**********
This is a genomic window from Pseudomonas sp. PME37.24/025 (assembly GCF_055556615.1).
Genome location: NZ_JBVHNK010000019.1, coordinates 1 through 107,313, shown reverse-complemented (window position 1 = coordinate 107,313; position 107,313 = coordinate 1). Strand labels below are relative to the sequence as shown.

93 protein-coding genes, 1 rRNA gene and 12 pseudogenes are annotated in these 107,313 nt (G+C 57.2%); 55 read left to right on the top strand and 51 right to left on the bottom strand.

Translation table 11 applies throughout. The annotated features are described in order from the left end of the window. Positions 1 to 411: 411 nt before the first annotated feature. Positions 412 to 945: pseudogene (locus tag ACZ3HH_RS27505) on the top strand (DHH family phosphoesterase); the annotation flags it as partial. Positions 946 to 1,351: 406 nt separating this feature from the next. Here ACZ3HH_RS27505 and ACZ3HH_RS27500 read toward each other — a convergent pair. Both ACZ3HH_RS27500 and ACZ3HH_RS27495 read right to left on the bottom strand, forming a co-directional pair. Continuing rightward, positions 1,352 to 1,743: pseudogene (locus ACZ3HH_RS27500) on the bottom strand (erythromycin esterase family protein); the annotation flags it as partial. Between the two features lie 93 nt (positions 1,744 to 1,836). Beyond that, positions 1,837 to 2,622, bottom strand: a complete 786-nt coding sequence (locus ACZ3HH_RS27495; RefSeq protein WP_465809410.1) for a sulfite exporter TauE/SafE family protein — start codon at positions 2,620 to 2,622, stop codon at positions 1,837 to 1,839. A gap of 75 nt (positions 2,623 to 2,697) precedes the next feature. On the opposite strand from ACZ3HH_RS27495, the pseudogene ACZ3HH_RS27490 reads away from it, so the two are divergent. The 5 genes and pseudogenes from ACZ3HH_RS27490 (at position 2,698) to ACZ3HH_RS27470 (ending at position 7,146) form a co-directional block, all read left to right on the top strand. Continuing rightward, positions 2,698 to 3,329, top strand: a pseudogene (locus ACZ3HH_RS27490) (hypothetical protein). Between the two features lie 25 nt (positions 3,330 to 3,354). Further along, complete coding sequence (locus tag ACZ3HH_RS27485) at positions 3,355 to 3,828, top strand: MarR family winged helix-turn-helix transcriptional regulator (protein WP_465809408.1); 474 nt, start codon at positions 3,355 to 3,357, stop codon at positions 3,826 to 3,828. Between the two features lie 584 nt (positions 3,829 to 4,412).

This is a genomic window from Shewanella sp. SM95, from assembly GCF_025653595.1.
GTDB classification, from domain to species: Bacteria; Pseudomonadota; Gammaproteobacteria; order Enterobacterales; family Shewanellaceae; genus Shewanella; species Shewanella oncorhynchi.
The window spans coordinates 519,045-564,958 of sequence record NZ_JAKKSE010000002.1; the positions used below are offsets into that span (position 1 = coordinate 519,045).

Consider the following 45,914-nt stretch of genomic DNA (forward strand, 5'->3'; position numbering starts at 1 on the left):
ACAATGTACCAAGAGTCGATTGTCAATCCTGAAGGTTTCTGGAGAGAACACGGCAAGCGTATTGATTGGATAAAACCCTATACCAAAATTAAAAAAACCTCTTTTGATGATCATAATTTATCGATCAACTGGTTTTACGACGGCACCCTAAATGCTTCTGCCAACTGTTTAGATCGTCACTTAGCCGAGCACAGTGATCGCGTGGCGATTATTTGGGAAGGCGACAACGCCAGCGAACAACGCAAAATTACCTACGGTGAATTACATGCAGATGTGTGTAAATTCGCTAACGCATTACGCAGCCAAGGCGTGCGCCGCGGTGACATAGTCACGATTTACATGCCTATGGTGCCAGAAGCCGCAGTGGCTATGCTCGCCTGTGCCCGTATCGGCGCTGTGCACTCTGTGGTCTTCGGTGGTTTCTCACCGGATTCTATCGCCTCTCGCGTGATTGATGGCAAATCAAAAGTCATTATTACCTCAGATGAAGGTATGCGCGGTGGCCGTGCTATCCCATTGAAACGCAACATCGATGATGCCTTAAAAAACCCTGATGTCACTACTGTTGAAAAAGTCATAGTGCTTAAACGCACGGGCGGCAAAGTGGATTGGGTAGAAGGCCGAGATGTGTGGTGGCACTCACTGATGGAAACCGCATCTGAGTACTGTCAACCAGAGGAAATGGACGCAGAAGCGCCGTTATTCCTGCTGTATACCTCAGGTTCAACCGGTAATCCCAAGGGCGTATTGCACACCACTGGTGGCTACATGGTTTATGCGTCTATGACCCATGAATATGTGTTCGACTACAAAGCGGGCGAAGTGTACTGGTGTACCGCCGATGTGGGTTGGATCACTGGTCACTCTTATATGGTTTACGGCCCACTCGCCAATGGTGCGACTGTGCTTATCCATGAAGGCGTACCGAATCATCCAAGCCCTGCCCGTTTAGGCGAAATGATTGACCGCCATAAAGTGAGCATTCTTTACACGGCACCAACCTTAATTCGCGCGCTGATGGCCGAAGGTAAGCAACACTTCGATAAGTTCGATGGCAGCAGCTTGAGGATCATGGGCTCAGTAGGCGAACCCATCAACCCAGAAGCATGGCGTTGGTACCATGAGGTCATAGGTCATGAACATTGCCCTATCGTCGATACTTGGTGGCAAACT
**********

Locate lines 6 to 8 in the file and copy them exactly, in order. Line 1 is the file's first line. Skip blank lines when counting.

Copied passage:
GTDB classification, from domain to species: Bacteria; Pseudomonadota; Gammaproteobacteria; order Enterobacterales; family Shewanellaceae; genus Shewanella; species Shewanella oncorhynchi.
The window spans coordinates 519,045-564,958 of sequence record NZ_JAKKSE010000002.1; the positions used below are offsets into that span (position 1 = coordinate 519,045).

Consider the following 45,914-nt stretch of genomic DNA (forward strand, 5'->3'; position numbering starts at 1 on the left):